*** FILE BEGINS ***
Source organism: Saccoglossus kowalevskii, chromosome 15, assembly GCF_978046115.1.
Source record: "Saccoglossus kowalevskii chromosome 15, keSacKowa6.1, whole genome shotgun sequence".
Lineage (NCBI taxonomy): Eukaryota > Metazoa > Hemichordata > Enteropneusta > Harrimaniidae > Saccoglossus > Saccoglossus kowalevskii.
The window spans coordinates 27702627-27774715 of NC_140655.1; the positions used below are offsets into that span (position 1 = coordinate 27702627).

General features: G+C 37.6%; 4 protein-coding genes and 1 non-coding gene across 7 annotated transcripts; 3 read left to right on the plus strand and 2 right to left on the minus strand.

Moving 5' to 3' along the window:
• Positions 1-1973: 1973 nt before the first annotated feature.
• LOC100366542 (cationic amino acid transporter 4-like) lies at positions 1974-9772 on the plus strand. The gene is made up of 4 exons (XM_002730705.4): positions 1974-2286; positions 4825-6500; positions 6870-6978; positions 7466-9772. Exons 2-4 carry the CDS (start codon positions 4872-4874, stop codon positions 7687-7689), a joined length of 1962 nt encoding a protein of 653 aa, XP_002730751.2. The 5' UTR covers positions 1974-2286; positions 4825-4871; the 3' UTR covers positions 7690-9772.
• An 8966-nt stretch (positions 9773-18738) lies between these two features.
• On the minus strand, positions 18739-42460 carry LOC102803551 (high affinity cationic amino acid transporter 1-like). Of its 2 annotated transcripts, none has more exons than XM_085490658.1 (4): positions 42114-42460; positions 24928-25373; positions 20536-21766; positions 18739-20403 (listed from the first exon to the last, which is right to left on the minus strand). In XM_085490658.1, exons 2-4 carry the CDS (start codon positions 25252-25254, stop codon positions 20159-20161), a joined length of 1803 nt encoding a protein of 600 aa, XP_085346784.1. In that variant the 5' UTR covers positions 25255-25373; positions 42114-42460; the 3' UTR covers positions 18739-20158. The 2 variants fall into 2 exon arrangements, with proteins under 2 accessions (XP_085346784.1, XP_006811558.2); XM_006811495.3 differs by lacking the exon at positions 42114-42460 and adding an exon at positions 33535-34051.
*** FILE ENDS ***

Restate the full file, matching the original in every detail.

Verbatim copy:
Source organism: Saccoglossus kowalevskii, chromosome 15, assembly GCF_978046115.1.
Source record: "Saccoglossus kowalevskii chromosome 15, keSacKowa6.1, whole genome shotgun sequence".
Lineage (NCBI taxonomy): Eukaryota > Metazoa > Hemichordata > Enteropneusta > Harrimaniidae > Saccoglossus > Saccoglossus kowalevskii.
The window spans coordinates 27702627-27774715 of NC_140655.1; the positions used below are offsets into that span (position 1 = coordinate 27702627).

General features: G+C 37.6%; 4 protein-coding genes and 1 non-coding gene across 7 annotated transcripts; 3 read left to right on the plus strand and 2 right to left on the minus strand.

Moving 5' to 3' along the window:
• Positions 1-1973: 1973 nt before the first annotated feature.
• LOC100366542 (cationic amino acid transporter 4-like) lies at positions 1974-9772 on the plus strand. The gene is made up of 4 exons (XM_002730705.4): positions 1974-2286; positions 4825-6500; positions 6870-6978; positions 7466-9772. Exons 2-4 carry the CDS (start codon positions 4872-4874, stop codon positions 7687-7689), a joined length of 1962 nt encoding a protein of 653 aa, XP_002730751.2. The 5' UTR covers positions 1974-2286; positions 4825-4871; the 3' UTR covers positions 7690-9772.
• An 8966-nt stretch (positions 9773-18738) lies between these two features.
• On the minus strand, positions 18739-42460 carry LOC102803551 (high affinity cationic amino acid transporter 1-like). Of its 2 annotated transcripts, none has more exons than XM_085490658.1 (4): positions 42114-42460; positions 24928-25373; positions 20536-21766; positions 18739-20403 (listed from the first exon to the last, which is right to left on the minus strand). In XM_085490658.1, exons 2-4 carry the CDS (start codon positions 25252-25254, stop codon positions 20159-20161), a joined length of 1803 nt encoding a protein of 600 aa, XP_085346784.1. In that variant the 5' UTR covers positions 25255-25373; positions 42114-42460; the 3' UTR covers positions 18739-20158. The 2 variants fall into 2 exon arrangements, with proteins under 2 accessions (XP_085346784.1, XP_006811558.2); XM_006811495.3 differs by lacking the exon at positions 42114-42460 and adding an exon at positions 33535-34051.